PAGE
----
Second-from-bottom item in this Lloyd Grove WashPost piece is a touching anecdote about former president Ronald Reagan and Alzheimer’s. Apparently the first time his son, Ron Jr., beat Ron Sr., swimming in the home pool was when the former was 12 and the latter was 59.
While the ex-president is now, apparently, bed-ridden, mute, and has forgotten most of the last few decades, in 1995 he still remembered the event that changed the balance in his relationship with his son: that swimming race. “It was your flip turn that did it,” Ronald Reagan told his son. “Till then, you know, we were even.”
Can a disgruntled former 1990s entrepreneur report objectively on his former stomping ground, business conferences? Judging by this WSJ piece, the answer is “No”. The author tries for an irony-fuelled Michael Lewis observational approach, but it quickly becomes obvious that he has an axe to grind with pretty much everyone, from academics, to consultants, to entrepreneurs.
While that might be somewhat forgivable if his prose was strong, it’s not. For example, consider the folllowing snippet. It is about how wearying it has become to listen to entrepreneurs du jour babble about their success:
” … business celebrities looked amazingly alike — a young man, wearing an alternately smug and startled expression, tousled hair and Banana Republic clothes accompanied by a posse of equally young and self-important “handlers” masquerading as a management team. (I am afraid I played the latter role at least one too many times.)”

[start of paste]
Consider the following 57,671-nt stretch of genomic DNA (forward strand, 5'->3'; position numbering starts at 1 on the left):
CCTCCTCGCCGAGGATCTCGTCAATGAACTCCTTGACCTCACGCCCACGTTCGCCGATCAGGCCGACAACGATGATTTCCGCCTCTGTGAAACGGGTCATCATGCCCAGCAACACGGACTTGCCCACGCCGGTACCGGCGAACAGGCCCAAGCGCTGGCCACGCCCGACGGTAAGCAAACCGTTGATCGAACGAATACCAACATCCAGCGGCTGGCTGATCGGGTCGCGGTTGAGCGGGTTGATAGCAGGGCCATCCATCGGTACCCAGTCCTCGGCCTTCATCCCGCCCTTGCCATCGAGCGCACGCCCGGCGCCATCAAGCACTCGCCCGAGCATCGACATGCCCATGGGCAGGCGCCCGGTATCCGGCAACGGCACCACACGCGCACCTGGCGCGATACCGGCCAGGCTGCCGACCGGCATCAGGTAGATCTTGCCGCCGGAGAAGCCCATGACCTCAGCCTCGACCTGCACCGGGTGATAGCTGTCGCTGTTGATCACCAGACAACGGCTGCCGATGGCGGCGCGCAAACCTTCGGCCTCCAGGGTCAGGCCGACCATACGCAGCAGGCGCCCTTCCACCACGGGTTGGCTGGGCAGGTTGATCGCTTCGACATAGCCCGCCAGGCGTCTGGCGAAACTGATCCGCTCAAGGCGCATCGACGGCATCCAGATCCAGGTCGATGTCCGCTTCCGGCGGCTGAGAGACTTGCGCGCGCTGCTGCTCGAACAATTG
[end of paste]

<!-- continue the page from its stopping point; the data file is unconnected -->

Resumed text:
This wants to be good stuff, but instead it teeters and then falls into cliches, replete with “tousled hair” and “self-important” entrepreneurs. Of course they are that way — I have only read it two or three million times already though.
He has two choices: deliver fresher observations, or give more of himself, assuming he can control his obvious frustration at not being up on the stage.
The latest developments in the razor market are interesting. We have gone from twin-blade razors, to triple-blade razors, and now we have the first examples of four-blade razors.
While consumer novelty and pointless innovations are important parts of a functioning economy, I’m worried we are rapidly approaching a dangerous cusp. What happens as we go beyond four blades? Assuming that the size of the blade reservoir –the face of the razor is clearly a function of n (f(n)), where is n the number of parallel blades — stays constant, and is also dual-sized asymptotically decline, then we are governed by the following relationship for the efficacy of the razor:
In short, after a certain point, assuming that the razor face doesn’t grow to the size of a volleyball net, an increasing number of blades will have a deleterious effect on the efficacy of the razor. In the limit, as any solution of the above limit shows, the razor will become all blade.
The implications are very serious, including, possibly, that razors will at some point become effectively single-blade again — albeit one very large blade. Why is no-one talking about this?
For “research reasons” I’ve been going over the last few years’ Greenspan-helmed Federal Open Market Committee (FOMC) statements. Along the way I was reminded just how consistent the structure of FOMC statements are.
Matter of fact, they are so consistent that I was able to put together a grammar around FOMC statements. I then wrote a short script, sort of like “Greenspan in a box” in that it generates instant FOMC comments.
Here is a snippet from one statement that popped out a moment ago:
“The Committee continues to believe that an accomodative stance of monetary policy, coupled with baffling underlying growth in high-beta stocks, is providing career-boosting support to economic activity.”
No, I have no idea what it means either, but it tickled my fancy. If I get the time, I’ll put it on the website so others can play with it.